Sounders FC midfielder faced dilemma with his Muslim faith
A recent shift in thinking by Islamic leaders has allowed professional athletes to satisfy obligations both to their teams and their religion during Ramadan, much to Sanna Nyassi's and Sounders FC's benefit.
Seattle Times staff reporter
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TUKWILA — Sanna Nyassi is used to making quick decisions.
The speedy Sounders FC midfielder thrives at high speeds while attacking opposing defenses from the right wing.
But the arrival of Ramadan on Wednesday dealt the 21-year-old Gambian a different dilemma — one between his profession and his religion. A practicing Muslim, Nyassi has always observed the holy month of Ramadan traditionally, by fasting from sunrise to sunset without even drinking water. The midseason act of faith, however, was detrimental to his aims of improving and contributing on the soccer field.
This summer, things changed.
A recent shift in thinking by Islamic leaders has allowed professional athletes to satisfy obligations both to their teams and their religion during Ramadan, much to Nyassi's and Sounders FC's gain.
"They said that if your main source of income was affected, you don't have to fast," Nyassi said. "And fasting really affects your performance as a player because last year when Ramadan began, I started going down physically. I lost weight, and I don't want that to happen this time around. ... I've already taken a decision that I'm not going too fast for the whole month."
In his first year in Major League Soccer in 2009, Nyassi both fasted and practiced with Sounders FC during Ramadan from Aug. 22 to Sept. 19. At one point in training, the weakened and tired Nyassi was hit in the stomach by a ball after a hard shot.
"I thought I was going to pass out," he said.
Without any daytime hydration or sustenance, Nyassi's physical condition got so bad that he was rarely used in games during the final 2 ½ months of Seattle's inaugural season. After dropping eight pounds from his less-than-intimidating 5-foot-8, 145-pound frame, his main focus became getting in shape for the 2010 season.
According to Sounders FC coach Sigi Schmid, Nyassi was too shy to ask an imam for advice last year, but was more proactive this time around.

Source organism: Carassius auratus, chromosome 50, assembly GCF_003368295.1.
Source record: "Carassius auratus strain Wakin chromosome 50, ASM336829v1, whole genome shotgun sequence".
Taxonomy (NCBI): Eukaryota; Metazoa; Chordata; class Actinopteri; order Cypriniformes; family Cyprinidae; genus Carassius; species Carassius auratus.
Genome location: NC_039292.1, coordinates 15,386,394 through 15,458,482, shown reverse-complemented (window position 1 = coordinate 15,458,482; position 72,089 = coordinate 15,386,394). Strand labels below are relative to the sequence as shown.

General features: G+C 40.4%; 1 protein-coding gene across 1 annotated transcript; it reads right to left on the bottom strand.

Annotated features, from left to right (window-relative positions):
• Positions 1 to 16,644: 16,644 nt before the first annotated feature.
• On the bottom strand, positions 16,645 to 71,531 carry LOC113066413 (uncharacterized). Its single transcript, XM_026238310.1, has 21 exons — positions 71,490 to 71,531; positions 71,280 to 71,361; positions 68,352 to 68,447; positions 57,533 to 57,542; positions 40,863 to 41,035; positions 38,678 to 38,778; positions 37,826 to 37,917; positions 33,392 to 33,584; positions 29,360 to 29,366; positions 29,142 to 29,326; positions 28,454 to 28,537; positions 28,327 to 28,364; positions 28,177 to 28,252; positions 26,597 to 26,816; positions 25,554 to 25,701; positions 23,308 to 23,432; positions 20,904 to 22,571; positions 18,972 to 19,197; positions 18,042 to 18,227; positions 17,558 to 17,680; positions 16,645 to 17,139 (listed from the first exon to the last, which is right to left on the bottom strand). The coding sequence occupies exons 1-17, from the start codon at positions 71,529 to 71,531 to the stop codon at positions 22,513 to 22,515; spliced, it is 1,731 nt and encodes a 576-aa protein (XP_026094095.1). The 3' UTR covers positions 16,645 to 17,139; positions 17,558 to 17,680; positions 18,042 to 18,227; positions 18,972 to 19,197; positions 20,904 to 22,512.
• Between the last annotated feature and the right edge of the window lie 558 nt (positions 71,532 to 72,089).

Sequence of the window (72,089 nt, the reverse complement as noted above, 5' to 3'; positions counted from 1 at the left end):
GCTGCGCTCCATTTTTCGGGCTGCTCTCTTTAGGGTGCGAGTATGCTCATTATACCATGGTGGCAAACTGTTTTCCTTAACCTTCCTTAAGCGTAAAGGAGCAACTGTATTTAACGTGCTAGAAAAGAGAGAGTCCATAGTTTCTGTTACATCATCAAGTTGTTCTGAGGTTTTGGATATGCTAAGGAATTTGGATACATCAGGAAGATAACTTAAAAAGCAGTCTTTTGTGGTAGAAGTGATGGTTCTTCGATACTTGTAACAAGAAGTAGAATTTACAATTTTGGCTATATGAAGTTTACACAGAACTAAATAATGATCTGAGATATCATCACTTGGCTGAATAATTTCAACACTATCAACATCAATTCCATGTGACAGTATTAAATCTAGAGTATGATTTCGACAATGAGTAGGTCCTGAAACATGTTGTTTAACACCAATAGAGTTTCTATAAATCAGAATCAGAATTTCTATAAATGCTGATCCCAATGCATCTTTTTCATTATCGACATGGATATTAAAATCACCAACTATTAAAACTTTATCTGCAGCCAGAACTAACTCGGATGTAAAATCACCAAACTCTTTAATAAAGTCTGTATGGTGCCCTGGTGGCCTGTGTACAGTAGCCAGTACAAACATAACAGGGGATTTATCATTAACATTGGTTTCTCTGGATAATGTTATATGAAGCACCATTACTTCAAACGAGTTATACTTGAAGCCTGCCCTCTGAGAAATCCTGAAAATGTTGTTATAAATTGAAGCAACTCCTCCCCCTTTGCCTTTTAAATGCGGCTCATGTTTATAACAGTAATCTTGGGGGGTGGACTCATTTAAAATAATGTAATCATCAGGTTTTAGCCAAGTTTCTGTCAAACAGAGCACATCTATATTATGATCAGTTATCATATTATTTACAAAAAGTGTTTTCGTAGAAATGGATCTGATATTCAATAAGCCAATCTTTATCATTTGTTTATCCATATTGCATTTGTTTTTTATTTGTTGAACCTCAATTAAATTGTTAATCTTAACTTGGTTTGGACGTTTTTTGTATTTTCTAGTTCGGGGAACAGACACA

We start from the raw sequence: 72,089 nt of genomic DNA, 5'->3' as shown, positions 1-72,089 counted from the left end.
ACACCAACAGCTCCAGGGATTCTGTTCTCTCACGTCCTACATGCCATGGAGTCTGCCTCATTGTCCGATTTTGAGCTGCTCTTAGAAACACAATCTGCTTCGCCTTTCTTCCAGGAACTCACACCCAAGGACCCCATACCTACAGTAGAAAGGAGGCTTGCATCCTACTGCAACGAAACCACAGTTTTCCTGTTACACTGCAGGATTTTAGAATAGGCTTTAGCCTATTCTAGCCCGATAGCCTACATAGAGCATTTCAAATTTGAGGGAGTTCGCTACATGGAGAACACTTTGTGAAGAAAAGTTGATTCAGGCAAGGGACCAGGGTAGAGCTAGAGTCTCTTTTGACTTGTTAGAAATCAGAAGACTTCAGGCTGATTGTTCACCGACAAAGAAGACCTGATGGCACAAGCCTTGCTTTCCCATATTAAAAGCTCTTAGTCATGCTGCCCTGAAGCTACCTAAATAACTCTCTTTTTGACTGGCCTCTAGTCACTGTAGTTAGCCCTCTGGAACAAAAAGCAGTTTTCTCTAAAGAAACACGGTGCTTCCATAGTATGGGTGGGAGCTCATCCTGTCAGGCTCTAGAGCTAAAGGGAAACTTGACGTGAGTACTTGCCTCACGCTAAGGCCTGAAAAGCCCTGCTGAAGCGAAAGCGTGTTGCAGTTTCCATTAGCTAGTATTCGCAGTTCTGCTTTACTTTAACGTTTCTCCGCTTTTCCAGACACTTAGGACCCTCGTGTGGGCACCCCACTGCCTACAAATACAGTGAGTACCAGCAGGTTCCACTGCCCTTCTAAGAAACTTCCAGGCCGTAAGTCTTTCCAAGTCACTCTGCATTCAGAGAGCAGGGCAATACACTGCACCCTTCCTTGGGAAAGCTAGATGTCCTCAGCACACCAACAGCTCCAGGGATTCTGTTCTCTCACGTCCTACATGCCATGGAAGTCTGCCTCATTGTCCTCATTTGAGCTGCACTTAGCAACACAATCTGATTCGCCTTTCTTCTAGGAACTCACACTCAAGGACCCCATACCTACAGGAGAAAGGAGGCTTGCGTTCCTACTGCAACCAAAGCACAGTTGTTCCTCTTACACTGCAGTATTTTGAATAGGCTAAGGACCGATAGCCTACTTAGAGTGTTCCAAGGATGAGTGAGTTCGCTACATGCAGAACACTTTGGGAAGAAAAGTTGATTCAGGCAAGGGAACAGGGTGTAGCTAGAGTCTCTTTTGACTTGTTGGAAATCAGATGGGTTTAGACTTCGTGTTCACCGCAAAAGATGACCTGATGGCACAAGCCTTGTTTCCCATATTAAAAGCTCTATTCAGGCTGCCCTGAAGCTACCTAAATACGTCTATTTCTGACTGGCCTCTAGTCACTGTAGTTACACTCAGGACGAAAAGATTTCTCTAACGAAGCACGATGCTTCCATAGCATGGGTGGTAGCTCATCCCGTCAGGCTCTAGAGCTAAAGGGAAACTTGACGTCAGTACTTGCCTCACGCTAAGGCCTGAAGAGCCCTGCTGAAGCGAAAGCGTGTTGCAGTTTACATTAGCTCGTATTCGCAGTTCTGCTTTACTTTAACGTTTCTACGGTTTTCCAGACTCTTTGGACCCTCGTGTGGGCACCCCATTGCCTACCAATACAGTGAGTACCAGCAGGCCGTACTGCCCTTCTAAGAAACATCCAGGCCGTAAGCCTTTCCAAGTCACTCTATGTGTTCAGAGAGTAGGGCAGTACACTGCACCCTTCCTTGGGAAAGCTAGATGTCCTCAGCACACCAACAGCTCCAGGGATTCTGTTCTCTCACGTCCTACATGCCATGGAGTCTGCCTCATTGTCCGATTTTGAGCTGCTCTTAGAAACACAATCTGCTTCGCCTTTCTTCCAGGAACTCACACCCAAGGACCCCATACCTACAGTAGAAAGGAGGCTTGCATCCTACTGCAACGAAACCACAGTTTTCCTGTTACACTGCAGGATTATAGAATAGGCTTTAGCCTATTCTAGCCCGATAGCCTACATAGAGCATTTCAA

"This year we posed the question to him early and we said, 'Let's check this out and make sure this is OK,' " said Schmid. "We said, 'We don't want to impact or hinder your religious beliefs in any way or do anything that you would feel uncomfortable with.' "
Other options during Ramadan and a conversation with twin brother Sainey, who plays for the New England Revolution, have allowed Nyassi to feel more at ease with his decision. In place of not eating, Nyassi said he can make up those days of fasting after the season ends. Meanwhile he will also do charity work.
The change in religious practice disseminated after a meeting in Germany this summer between a Muslim group and soccer officials. Through the counsel of Islamic leaders — including from Egypt's Al-Azhar University, the leader in Sunni Islamic teaching, and The European Council for Fatwa and Research — it was determined that professional athletes could avoid fasting in order to maintain standing with their teams.
And recently Nyassi's standing with Sounders FC has been peaking.
Having replaced Freddie Ljungberg as the regular on the right wing, Nyassi has provided three game-winning assists in Seattle's ongoing four-game winning streak. He could be considered the team's most improved player.
"He's one who is really coming on right now," said Schmid. "The decisions he's making ... you see him now finding people and you see him looking for people in the box, and not just hitting blind crosses."
And with this recent decision, Nyassi has kept an eye on both his team and his faith.
Joshua Mayers: 206-464-3184 or firstname.lastname@example.org
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